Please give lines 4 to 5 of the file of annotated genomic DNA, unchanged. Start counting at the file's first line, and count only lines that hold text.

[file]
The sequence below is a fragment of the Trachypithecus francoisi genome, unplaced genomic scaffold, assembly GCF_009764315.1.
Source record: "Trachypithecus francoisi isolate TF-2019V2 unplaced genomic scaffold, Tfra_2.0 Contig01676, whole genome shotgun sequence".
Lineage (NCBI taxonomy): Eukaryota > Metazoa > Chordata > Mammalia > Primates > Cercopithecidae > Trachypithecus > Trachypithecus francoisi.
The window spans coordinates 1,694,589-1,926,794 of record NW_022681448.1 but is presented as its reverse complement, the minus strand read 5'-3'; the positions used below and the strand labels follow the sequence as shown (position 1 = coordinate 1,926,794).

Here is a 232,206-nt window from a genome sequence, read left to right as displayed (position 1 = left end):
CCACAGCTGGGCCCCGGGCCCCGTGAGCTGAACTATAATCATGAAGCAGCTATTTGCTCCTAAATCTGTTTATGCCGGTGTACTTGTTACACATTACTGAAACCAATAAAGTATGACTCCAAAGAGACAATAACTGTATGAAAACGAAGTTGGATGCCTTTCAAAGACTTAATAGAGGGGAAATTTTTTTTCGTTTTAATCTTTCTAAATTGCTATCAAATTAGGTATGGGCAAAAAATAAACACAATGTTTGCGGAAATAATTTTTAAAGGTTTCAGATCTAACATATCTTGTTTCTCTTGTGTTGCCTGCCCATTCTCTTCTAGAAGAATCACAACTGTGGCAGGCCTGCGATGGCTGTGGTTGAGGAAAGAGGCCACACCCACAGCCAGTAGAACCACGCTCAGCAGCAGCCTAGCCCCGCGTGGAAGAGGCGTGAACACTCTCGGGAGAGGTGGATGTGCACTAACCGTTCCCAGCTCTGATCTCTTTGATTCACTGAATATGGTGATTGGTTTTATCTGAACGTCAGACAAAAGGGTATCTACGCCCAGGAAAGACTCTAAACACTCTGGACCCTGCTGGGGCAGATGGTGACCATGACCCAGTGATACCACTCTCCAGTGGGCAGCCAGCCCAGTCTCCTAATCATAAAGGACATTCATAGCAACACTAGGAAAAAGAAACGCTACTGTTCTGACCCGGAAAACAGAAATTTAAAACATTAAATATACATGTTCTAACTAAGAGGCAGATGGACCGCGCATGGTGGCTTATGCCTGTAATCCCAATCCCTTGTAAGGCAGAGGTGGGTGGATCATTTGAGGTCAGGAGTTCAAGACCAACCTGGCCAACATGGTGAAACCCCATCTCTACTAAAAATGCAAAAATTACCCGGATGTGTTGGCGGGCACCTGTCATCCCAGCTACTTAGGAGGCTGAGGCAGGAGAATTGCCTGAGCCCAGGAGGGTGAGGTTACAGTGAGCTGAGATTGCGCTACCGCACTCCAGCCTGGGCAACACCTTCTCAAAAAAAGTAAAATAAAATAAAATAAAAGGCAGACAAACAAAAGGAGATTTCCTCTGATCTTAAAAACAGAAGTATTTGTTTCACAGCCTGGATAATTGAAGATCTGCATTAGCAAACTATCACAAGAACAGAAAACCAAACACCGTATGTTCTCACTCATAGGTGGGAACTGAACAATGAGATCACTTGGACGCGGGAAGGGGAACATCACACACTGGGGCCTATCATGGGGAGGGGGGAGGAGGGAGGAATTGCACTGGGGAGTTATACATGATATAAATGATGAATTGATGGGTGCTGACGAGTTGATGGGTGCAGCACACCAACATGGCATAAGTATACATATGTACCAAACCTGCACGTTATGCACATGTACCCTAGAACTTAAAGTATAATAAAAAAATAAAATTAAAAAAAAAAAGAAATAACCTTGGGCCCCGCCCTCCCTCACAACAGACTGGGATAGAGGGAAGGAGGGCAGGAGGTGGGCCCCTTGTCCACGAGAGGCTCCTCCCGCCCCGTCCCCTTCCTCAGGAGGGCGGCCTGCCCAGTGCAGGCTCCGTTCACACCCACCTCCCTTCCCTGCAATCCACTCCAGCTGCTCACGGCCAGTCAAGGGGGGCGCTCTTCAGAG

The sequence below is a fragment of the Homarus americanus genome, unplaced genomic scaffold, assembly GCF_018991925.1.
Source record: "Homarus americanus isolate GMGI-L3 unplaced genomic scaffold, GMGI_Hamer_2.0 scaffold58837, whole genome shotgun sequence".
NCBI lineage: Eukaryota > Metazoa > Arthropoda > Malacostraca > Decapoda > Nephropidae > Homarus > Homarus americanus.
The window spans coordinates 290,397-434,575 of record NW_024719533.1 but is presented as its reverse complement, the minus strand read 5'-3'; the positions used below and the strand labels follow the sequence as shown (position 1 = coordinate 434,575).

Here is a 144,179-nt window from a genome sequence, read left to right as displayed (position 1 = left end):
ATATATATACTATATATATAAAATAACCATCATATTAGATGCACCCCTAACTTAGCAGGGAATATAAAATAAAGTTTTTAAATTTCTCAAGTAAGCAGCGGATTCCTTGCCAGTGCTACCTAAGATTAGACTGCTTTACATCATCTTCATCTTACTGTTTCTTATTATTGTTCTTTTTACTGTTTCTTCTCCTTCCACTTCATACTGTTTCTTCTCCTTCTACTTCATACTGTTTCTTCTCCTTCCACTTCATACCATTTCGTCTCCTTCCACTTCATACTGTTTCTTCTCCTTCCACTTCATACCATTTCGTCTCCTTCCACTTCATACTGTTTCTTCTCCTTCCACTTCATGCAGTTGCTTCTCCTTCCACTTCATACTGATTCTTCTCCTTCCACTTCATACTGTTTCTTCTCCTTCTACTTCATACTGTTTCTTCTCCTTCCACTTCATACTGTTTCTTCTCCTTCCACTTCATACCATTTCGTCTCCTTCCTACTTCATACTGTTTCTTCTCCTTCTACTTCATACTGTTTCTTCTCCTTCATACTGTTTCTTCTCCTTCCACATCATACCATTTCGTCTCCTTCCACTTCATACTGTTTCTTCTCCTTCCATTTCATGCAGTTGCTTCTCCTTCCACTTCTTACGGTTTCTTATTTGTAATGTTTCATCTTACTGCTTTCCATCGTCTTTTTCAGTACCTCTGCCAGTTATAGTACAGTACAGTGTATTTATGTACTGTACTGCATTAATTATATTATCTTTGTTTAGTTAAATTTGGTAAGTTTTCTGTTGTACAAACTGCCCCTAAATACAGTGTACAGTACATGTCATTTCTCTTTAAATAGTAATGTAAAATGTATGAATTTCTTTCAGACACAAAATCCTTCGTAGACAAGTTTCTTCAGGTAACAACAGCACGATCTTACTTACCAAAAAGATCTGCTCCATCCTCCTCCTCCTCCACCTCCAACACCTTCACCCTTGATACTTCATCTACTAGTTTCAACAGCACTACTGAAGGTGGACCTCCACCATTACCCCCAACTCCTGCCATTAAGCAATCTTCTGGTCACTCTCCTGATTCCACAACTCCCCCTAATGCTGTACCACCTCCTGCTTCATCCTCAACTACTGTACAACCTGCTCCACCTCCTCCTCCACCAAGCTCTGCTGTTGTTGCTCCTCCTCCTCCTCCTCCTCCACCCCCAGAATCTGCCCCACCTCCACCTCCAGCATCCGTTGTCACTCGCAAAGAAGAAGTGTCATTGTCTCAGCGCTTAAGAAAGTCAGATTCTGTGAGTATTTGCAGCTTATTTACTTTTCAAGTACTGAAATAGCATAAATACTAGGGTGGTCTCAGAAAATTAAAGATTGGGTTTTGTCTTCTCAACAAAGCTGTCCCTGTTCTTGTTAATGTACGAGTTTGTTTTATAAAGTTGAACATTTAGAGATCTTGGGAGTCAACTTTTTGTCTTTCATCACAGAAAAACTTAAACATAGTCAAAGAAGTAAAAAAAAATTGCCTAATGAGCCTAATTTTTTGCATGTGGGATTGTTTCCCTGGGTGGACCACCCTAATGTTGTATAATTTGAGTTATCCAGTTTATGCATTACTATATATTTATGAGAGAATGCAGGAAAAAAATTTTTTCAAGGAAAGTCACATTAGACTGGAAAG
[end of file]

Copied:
The window spans coordinates 1,694,589-1,926,794 of record NW_022681448.1 but is presented as its reverse complement, the minus strand read 5'-3'; the positions used below and the strand labels follow the sequence as shown (position 1 = coordinate 1,926,794).

Here is a 232,206-nt window from a genome sequence, read left to right as displayed (position 1 = left end):